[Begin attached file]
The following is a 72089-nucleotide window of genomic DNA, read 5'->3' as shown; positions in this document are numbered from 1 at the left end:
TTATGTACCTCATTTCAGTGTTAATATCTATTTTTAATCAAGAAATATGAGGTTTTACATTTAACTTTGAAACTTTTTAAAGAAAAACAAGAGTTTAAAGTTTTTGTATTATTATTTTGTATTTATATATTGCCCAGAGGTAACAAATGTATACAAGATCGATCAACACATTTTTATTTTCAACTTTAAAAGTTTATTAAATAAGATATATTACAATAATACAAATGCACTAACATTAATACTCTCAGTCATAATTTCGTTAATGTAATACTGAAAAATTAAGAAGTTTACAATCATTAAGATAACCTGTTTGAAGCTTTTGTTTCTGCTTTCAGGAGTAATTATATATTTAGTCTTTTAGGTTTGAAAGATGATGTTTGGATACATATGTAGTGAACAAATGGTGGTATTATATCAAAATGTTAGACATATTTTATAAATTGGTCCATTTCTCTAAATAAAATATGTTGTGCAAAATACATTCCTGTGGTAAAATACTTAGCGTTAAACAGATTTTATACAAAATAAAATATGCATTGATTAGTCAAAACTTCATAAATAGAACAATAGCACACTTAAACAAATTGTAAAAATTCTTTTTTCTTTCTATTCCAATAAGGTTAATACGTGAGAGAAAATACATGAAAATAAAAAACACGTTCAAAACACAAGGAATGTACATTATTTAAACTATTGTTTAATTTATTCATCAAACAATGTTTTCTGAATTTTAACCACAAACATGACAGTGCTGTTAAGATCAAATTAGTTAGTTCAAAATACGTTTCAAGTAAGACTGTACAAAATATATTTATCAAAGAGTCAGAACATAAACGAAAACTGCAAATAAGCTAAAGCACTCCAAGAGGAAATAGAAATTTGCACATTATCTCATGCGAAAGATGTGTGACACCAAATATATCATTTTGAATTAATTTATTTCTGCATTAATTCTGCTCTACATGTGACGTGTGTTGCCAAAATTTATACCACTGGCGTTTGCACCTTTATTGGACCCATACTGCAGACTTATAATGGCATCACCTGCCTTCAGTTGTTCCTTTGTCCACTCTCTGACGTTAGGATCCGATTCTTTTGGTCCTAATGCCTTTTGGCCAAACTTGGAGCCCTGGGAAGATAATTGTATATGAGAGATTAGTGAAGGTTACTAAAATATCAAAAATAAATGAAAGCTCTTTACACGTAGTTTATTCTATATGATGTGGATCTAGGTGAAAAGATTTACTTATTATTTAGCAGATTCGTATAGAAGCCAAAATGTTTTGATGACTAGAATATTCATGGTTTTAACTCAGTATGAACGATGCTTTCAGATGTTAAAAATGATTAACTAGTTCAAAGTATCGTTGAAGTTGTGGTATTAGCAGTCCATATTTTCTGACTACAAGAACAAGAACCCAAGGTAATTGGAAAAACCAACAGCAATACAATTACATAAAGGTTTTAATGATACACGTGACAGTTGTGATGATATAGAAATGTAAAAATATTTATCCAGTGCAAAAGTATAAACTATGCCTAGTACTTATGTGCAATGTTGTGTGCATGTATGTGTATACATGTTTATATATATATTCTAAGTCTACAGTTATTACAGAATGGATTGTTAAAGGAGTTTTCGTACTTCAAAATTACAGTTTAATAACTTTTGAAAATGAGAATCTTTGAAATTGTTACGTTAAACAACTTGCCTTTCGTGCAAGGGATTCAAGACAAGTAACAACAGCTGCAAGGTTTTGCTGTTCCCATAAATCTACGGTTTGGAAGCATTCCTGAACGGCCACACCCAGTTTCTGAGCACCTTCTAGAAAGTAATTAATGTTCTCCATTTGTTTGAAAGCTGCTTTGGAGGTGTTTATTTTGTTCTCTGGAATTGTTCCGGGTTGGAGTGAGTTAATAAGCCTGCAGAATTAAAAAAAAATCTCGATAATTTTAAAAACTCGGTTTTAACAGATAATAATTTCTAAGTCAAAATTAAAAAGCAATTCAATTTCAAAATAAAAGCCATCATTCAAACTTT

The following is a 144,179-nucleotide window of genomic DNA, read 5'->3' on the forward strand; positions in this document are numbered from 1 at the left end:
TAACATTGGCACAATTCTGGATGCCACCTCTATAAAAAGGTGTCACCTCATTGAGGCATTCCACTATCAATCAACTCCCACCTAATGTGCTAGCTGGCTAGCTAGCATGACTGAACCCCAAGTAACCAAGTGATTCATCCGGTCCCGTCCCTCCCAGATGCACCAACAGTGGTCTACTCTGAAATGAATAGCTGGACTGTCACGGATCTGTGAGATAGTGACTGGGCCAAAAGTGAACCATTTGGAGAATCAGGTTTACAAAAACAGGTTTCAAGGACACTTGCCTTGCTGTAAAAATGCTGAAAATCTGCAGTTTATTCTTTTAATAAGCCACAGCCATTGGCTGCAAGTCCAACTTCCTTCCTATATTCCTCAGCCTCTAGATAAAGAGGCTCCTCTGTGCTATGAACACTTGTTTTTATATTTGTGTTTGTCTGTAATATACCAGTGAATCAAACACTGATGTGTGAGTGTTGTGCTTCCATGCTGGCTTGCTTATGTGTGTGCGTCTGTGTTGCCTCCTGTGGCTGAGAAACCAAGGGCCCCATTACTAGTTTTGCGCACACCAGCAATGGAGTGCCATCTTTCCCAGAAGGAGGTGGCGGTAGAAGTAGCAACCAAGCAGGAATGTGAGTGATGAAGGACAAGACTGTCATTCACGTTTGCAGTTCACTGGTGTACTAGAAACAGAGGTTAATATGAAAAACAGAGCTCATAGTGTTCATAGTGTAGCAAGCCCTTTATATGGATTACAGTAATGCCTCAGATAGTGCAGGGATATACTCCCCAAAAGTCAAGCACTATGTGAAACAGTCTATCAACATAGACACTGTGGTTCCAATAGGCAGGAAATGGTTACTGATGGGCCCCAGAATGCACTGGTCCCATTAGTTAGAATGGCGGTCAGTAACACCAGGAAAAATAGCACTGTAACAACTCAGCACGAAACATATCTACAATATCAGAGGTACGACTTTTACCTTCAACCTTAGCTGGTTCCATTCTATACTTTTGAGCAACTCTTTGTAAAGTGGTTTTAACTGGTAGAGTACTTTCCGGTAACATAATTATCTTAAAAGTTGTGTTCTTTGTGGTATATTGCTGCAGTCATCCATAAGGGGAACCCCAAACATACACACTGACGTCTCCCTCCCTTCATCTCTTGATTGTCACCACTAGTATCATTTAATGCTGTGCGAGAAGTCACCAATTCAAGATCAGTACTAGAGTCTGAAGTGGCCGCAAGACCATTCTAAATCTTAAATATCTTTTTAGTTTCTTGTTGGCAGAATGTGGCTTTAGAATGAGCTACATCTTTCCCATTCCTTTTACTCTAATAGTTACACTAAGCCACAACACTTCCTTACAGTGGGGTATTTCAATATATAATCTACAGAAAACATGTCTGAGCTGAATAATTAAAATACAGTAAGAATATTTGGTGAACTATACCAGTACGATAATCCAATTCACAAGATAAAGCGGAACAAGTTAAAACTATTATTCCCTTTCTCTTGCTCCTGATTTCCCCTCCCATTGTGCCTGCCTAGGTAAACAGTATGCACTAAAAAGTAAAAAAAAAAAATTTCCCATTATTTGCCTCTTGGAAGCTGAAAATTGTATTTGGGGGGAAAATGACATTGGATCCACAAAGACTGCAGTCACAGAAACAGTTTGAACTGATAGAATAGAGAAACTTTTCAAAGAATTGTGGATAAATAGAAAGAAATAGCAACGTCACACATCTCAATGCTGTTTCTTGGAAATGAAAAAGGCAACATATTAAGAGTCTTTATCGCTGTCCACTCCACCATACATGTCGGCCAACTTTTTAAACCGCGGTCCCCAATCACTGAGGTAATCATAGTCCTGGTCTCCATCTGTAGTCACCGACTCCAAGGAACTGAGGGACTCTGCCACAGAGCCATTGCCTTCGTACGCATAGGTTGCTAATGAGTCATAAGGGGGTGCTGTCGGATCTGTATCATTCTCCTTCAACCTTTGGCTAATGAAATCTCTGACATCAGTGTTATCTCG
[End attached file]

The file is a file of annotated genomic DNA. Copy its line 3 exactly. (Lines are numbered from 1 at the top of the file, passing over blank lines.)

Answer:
The following is a 144,179-nucleotide window of genomic DNA, read 5'->3' on the forward strand; positions in this document are numbered from 1 at the left end: